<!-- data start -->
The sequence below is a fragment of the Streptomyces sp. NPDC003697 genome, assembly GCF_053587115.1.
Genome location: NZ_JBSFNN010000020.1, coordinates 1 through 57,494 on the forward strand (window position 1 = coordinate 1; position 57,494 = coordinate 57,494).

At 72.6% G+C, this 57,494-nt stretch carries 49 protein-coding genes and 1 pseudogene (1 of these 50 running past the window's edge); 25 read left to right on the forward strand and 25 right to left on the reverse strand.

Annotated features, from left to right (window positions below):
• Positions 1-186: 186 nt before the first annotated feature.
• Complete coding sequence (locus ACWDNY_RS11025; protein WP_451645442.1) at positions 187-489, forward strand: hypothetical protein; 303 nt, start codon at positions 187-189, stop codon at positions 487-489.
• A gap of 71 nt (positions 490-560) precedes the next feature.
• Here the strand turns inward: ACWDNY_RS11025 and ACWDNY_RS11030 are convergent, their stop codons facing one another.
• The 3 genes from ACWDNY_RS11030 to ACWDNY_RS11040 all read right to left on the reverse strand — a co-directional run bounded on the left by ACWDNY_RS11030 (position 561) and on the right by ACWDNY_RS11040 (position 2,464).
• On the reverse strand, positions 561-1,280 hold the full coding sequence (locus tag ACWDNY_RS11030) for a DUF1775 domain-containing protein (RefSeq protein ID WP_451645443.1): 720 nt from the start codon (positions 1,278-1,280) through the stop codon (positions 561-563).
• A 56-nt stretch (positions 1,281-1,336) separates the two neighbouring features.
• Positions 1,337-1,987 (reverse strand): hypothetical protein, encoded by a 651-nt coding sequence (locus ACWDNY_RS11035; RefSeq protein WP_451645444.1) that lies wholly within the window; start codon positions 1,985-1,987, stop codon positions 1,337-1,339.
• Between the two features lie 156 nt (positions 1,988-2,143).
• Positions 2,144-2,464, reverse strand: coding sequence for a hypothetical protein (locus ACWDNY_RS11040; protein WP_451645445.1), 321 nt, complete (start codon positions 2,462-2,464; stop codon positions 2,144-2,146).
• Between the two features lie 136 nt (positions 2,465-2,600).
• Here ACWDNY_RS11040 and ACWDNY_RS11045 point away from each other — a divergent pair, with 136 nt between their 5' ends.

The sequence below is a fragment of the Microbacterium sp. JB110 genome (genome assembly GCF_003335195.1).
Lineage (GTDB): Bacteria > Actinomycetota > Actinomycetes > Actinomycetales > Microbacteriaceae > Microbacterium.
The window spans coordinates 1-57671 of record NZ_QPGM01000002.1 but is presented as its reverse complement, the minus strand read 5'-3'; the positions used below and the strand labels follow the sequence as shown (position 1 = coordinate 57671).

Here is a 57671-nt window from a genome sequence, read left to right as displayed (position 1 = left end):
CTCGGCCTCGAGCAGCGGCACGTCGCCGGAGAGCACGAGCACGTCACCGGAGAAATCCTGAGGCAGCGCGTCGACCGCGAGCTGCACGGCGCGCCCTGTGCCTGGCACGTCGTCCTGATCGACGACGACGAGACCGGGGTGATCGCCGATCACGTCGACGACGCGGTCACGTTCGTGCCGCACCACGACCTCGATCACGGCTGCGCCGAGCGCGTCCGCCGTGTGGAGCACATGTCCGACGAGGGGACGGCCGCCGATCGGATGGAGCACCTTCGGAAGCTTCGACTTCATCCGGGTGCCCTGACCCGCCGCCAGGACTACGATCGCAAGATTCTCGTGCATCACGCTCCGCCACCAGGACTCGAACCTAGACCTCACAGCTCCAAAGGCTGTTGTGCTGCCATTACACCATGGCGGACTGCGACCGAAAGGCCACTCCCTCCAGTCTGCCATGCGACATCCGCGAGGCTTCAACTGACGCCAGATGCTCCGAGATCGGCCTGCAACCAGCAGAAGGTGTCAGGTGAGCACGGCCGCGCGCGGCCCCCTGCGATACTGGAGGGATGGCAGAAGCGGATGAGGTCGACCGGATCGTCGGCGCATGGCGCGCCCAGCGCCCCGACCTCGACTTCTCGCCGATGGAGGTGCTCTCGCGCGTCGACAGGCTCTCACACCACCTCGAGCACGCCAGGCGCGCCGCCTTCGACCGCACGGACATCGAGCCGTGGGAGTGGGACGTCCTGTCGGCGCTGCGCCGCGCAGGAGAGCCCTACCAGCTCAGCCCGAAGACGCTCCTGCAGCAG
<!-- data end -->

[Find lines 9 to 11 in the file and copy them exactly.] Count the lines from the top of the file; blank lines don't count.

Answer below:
• The 3 genes from ACWDNY_RS11030 to ACWDNY_RS11040 all read right to left on the reverse strand — a co-directional run bounded on the left by ACWDNY_RS11030 (position 561) and on the right by ACWDNY_RS11040 (position 2,464).
• On the reverse strand, positions 561-1,280 hold the full coding sequence (locus tag ACWDNY_RS11030) for a DUF1775 domain-containing protein (RefSeq protein ID WP_451645443.1): 720 nt from the start codon (positions 1,278-1,280) through the stop codon (positions 561-563).
• A 56-nt stretch (positions 1,281-1,336) separates the two neighbouring features.